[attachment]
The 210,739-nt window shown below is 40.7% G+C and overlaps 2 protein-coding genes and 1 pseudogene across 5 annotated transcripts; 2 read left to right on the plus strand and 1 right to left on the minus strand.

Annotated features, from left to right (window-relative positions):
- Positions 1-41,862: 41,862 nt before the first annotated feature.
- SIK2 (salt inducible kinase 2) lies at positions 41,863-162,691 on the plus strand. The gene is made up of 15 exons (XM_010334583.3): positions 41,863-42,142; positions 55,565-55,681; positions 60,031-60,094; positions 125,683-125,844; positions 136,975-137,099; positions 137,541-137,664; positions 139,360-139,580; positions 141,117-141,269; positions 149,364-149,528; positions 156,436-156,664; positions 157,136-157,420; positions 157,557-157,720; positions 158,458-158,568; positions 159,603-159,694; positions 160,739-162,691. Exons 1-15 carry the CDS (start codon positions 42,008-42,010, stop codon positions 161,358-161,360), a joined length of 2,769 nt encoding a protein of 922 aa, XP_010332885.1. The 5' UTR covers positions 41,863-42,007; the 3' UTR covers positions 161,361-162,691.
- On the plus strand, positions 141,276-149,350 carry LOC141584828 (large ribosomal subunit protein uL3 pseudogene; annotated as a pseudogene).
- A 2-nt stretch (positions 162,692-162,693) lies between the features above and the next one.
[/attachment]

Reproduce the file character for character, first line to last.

The 210,739-nt window shown below is 40.7% G+C and overlaps 2 protein-coding genes and 1 pseudogene across 5 annotated transcripts; 2 read left to right on the plus strand and 1 right to left on the minus strand.

Annotated features, from left to right (window-relative positions):
- Positions 1-41,862: 41,862 nt before the first annotated feature.
- SIK2 (salt inducible kinase 2) lies at positions 41,863-162,691 on the plus strand. The gene is made up of 15 exons (XM_010334583.3): positions 41,863-42,142; positions 55,565-55,681; positions 60,031-60,094; positions 125,683-125,844; positions 136,975-137,099; positions 137,541-137,664; positions 139,360-139,580; positions 141,117-141,269; positions 149,364-149,528; positions 156,436-156,664; positions 157,136-157,420; positions 157,557-157,720; positions 158,458-158,568; positions 159,603-159,694; positions 160,739-162,691. Exons 1-15 carry the CDS (start codon positions 42,008-42,010, stop codon positions 161,358-161,360), a joined length of 2,769 nt encoding a protein of 922 aa, XP_010332885.1. The 5' UTR covers positions 41,863-42,007; the 3' UTR covers positions 161,361-162,691.
- On the plus strand, positions 141,276-149,350 carry LOC141584828 (large ribosomal subunit protein uL3 pseudogene; annotated as a pseudogene).
- A 2-nt stretch (positions 162,692-162,693) lies between the features above and the next one.